and paid her arrears of salary.
The state rested its case this after
noon ana tne court adjourned until
Overrule 14 Objection.
Chicago, June 17. Fourteen objec
tions by the defense against the ad
mission of the testimony of Represen
tatives Myers, Link and Beckemeyer
in the, Lee O'Neil Browne senatorial
bribery trial, were overruled by Judge
McSurely yesterday after five hours of
argument. This is regarded as a vic
tory for the prosecution, as it per
mitted the first corroborative evidence
in support of the "confession" of White
that he had been paid $1,000 for voting
for Senator Lorimer.
Myers was the first witness for the
state. His testimony was to the effect
that Browne called on him on the day
of the election of Lorimer and asked
for his vote, saying that there were
lots of jobs and plenty of "the ready"
for those who voted for Lorimer.
Beckemeyer Corroborates White.
H. J. C. Beckemeyer of Carlisle, El.,
then corroborated White in every ma
terial point. He said that he had been
called to St. Louis as White had been
and there was handed a "package" by
Browne, who remarked "there is yor
Lorimer mone.y." He said that he
.(Continued on Page Twelve.)
United Wireless Stock Pur
chasers at Taft's Home
Town Paid Back.
DURING LAST FEW -DAYS
Grand Jury at Work on Case at New
York Act-used Officers Now
All Under Bond.
Cincinnati, Ohio, June 17. Many
Cincinnations have had returned to
them in the past few days checks or
money representing their Investments
in the United Wireless Telegraph com
pany, whose officers were arrested by
government officers last Wednesday on
charges of misusing the mails. It is
estimated $45,000 worth of the stock
was sold In this city. , Lv
. Tompkins Gives Ball.
"New York, June 17. While the fed
eral grand jury yesterday afternoon
was taking up an Investigation info
the alleged $20,000,000 swindle charg-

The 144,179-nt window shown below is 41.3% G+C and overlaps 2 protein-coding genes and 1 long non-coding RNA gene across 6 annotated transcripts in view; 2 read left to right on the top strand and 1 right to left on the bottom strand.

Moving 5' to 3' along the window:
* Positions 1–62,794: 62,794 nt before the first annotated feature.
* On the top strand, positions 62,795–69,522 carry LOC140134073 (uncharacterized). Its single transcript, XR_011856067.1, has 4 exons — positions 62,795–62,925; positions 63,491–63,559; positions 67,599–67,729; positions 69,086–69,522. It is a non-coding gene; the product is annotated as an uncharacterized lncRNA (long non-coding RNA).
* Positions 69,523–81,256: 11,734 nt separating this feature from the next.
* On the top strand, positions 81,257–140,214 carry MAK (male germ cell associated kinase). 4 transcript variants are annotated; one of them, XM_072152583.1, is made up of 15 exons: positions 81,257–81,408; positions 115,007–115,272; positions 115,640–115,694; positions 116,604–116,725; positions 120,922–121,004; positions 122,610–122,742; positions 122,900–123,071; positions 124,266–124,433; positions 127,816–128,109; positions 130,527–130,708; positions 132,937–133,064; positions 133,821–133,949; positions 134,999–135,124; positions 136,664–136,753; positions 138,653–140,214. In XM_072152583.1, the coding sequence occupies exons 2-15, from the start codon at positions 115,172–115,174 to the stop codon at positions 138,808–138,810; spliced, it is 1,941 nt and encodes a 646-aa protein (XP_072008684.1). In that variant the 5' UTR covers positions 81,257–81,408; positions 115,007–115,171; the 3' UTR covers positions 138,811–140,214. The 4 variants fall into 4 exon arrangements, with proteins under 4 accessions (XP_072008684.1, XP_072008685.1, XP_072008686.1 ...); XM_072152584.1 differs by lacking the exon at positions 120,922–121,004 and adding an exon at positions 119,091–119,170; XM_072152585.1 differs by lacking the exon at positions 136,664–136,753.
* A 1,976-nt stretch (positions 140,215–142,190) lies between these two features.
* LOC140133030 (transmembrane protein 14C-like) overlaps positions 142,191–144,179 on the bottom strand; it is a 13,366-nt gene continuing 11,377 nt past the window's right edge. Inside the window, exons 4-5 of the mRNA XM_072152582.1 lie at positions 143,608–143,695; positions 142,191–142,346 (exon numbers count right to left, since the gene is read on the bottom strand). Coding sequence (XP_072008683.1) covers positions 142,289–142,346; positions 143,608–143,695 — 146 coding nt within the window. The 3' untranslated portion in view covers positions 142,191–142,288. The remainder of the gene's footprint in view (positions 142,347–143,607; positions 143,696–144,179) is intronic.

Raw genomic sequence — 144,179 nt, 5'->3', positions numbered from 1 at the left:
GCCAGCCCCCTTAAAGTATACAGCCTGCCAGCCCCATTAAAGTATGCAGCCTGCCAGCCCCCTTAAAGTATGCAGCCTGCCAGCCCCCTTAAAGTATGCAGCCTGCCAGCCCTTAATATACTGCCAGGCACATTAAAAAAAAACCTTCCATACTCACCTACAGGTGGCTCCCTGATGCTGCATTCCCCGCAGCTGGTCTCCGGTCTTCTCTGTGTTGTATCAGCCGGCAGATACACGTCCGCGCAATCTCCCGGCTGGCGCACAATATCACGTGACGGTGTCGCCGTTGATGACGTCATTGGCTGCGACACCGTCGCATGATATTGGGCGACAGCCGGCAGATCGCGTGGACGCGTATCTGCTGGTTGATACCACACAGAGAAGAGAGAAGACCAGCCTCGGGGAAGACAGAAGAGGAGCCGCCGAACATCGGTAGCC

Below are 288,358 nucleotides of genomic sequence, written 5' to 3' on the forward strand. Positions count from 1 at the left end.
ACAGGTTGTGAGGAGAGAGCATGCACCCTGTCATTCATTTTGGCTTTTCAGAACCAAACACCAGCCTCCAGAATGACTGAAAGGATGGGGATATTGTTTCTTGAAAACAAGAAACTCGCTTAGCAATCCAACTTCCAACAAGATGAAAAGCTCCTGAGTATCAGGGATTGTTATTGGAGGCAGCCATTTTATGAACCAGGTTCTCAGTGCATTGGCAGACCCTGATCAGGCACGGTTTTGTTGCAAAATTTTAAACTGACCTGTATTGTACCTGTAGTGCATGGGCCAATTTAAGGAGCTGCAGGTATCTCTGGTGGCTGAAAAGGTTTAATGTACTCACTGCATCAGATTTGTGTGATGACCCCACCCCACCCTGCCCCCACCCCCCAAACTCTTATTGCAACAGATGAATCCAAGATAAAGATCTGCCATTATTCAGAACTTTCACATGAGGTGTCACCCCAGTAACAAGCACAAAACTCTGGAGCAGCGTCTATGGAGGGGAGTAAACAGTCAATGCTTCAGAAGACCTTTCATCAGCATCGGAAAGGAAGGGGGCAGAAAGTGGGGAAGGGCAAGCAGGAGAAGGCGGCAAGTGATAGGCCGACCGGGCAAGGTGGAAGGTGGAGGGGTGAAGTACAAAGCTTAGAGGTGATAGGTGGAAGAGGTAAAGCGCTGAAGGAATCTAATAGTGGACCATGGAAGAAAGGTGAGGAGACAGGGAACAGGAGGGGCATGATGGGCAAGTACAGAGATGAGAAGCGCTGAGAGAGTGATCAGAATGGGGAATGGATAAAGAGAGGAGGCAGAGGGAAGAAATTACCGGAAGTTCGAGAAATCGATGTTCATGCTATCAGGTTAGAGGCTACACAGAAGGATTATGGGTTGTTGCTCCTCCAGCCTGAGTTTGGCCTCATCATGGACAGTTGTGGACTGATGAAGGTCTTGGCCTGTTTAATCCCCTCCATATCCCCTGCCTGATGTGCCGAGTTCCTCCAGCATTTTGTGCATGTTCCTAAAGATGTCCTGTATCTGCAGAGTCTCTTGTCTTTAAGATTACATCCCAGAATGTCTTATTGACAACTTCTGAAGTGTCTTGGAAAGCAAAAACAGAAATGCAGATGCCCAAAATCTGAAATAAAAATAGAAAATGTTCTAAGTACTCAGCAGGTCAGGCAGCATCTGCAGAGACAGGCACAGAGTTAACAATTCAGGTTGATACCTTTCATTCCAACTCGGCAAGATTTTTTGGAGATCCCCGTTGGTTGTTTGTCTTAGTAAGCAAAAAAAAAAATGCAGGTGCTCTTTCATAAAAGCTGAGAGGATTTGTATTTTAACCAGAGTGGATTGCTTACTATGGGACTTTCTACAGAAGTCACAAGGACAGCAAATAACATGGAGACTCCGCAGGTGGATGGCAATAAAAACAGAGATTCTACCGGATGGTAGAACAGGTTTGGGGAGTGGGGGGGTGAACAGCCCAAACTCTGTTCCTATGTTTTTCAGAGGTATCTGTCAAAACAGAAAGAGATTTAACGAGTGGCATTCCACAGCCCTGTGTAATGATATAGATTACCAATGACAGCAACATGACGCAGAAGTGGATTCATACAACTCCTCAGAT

ed in connection with the arrests of
United Wireless Telegraph company
officials, William W. Tompkins, presi
dent of the New York Selling Agency,
arrested at Lake Mahopac on the Joint
indictment with President Christopher
C. Wilson and Samuel C. Bogart of
the United Wireless company, appear
ed before United States Commissioner
Shields and furnished $10,000 bail for
Tompkins had been locked up all
night in the Tombs. He was charged,
with Colonel Wilson and Vice Presi
dent Bogart, with using the United
States mails for fraudulent purposes,
and postoffice inspectors alleged that
$20,000,000 of wireless stock had been
sold to the public at fictitiously high
prices and that the stock thus sold
came from the holdings of Wilson and
The federal grand Jury Investigation
Is said to be based on the belief that
ground may be found for other indict
ments in connection with the alleged
Abraham White, former president of
the American DeForest Wireless com
pany, absorbed by the United Wireless,
had a conference yesterday afternoon
with the United States district attor
ney's office and Inspector Mayer of the
post-office department, who is conduct
ing the Investigation. Mr. White ad
mitted that the troubles of the United
were under discussion and predicted
Interesting developments. He thought
it possible he might be called before
the grand Jury.
Warsaw, Russian Poland, June 17.
A bomb was exploded among a squad
of gendarmes at Gordzisk station, on
the Vienna railroad, near here today.
One of the gendarmes was killed out
right, four mortally wounded and their
chief slightly injured. The bomb
thrower was arrested.
MANY AT CHICAGO
Chicago, June 17. Prostrations due
to the oppressive heat were numerous
throughout Jhe city today. Shortly be
fore noon the weather bureau reported
"84 degrees and rising," while at the
street level as high as 92 was regis
Rule Drawn by Them Re
ported Favorably to
AVERTS NEW FIGHT
Aim Is to End Old Practice of
Smothering Bills in Com
Washington, June 17. The decision
of the house rules committee today
to report a "reform" rule designed to
prevent legislation being "smothered
In committee makes another fight on
rules in the house at this session im
probable. The rule is practically pre
pared by the democratic conference
and is known as the Clark-Sherley
resolution. It is expected to be re
ported to the house late in today's
Taft May Travel Now.
Conferees on the sundry civil appro
priation bill made a partial report to
the senate today. Among the ques
tions settled was that relating to the
president's traveling expenses. The
appropriation for the fiscal year, be
ginning July 1 next was made availa
ble to cover the deficiency in the ap
propriation for the present year.
Taft Arranges Trade.
Washington, June 17. The presi
dent today had a conference with
Chairman Hamilton of the committee